Arizona                                               4,952,662
Arkansas                                              2,862,340
California                                          41,494,874
Colorado                                              2,772,973
Connecticut                                           3,030,036
Delaware                                              1,522,706
D.C.                                                  1,522,706
Florida                                             14,502,093
Georgia                                               9,149,225
Hawaii                                                1,522,706
Idaho                                                 1,522,706
Illinois                                            12,520,691
Indiana                                               4,565,336
Iowa                                                  1,783,539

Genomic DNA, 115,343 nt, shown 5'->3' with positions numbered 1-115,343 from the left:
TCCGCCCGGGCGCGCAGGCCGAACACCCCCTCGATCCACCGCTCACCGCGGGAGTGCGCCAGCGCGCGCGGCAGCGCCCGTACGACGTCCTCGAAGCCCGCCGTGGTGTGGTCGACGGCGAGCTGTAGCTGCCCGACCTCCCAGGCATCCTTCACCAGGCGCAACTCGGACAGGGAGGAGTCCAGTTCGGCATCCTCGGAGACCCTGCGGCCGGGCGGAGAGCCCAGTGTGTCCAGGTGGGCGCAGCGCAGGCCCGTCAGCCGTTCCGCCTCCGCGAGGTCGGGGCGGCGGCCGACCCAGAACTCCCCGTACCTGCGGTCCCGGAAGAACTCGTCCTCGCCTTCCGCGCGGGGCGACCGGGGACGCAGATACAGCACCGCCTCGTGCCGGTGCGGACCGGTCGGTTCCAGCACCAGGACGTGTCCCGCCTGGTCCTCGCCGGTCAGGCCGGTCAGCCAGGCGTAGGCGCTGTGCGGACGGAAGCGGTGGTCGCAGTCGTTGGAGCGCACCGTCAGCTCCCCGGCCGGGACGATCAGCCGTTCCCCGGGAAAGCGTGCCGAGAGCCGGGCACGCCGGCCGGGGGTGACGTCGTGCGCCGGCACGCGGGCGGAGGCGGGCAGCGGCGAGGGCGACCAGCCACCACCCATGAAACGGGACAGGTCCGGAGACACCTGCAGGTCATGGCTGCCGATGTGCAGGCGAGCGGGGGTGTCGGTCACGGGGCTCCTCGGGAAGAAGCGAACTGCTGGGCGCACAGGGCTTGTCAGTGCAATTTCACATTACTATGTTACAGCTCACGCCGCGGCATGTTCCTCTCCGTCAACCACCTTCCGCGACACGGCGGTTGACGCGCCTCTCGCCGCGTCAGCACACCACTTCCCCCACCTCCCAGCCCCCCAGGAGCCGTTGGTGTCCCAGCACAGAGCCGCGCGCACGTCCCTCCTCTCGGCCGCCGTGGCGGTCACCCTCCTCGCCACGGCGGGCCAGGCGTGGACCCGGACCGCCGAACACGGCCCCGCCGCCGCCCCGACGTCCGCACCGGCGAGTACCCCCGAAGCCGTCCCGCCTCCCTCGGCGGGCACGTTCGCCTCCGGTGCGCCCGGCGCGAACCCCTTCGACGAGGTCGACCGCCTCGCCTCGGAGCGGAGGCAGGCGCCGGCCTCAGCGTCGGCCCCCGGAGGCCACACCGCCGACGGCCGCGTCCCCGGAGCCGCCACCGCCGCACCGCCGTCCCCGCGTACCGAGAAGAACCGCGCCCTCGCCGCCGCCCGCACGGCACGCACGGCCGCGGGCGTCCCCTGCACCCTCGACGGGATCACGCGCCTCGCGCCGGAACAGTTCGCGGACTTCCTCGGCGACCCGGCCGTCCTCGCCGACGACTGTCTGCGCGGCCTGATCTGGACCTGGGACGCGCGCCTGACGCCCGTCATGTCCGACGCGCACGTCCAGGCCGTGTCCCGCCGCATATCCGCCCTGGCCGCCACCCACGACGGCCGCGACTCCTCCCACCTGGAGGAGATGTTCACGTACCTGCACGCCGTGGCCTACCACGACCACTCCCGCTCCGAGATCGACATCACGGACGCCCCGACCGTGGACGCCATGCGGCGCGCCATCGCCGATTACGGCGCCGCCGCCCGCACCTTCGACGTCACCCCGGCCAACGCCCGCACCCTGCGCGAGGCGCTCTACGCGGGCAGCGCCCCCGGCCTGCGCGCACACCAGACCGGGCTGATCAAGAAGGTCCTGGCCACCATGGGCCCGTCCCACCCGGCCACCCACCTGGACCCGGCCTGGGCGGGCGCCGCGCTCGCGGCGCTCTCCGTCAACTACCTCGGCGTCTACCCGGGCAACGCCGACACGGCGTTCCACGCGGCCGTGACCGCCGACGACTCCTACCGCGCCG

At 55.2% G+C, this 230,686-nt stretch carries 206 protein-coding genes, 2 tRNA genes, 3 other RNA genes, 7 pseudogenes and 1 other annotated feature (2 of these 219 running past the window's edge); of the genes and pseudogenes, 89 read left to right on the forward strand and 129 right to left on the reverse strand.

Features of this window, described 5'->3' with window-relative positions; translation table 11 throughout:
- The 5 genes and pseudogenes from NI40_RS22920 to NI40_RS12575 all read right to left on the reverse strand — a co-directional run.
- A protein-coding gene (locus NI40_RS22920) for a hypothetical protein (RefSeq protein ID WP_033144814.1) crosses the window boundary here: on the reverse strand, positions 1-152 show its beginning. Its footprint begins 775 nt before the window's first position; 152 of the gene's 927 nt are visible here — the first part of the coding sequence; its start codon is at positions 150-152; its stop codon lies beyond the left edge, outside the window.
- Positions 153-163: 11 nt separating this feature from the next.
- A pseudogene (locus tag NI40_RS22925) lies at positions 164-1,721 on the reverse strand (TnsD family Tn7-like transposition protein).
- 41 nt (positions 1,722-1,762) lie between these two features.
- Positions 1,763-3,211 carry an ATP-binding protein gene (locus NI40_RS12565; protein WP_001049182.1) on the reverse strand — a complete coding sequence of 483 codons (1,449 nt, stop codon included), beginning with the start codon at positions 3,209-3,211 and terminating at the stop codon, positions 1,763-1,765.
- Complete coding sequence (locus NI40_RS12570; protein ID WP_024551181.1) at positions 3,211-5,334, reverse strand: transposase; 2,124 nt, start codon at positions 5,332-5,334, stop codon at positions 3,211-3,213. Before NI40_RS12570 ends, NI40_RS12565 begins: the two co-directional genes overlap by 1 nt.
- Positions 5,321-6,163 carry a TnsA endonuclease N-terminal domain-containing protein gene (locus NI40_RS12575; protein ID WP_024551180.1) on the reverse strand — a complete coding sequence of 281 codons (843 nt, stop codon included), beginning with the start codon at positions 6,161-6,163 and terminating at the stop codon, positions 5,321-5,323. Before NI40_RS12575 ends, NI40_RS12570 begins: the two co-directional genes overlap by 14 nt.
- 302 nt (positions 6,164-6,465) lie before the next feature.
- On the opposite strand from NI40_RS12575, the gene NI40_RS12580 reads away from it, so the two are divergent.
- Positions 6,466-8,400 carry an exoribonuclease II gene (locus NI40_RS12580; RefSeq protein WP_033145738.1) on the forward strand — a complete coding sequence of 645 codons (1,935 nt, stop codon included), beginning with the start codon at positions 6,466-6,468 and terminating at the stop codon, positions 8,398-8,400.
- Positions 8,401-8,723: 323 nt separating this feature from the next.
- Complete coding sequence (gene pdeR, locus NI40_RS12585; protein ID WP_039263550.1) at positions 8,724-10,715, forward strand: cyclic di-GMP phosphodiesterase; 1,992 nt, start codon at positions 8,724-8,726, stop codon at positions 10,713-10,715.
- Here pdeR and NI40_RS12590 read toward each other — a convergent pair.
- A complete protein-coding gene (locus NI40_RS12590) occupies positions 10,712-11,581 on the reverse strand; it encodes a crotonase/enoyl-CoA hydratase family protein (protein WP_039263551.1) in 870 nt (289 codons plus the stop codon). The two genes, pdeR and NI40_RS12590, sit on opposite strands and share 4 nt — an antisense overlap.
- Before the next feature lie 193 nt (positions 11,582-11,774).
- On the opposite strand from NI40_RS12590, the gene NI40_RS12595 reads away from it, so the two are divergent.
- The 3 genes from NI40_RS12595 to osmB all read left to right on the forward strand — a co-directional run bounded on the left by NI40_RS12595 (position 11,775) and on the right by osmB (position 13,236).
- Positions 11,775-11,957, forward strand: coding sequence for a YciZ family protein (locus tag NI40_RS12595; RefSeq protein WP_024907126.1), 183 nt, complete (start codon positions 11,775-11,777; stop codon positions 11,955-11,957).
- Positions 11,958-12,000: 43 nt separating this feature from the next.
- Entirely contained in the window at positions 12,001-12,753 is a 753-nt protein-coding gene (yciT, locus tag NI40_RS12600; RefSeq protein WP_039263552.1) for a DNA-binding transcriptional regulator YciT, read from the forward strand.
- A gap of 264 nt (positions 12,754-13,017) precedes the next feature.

Kansas                                                2,178,601
Kentucky                                              4,437,307
Louisiana                                             6,248,838
Maine                                                 1,522,706
Maryland                                              4,441,895
Massachusetts                                         6,359,594
Michigan                                            11,748,583
Minnesota                                             3,323,440
Mississippi                                           3,903,109
Missouri                                              4,778,758
Montana                                               1,522,706
Nebraska                                              1,522,706
Nevada                                                1,522,706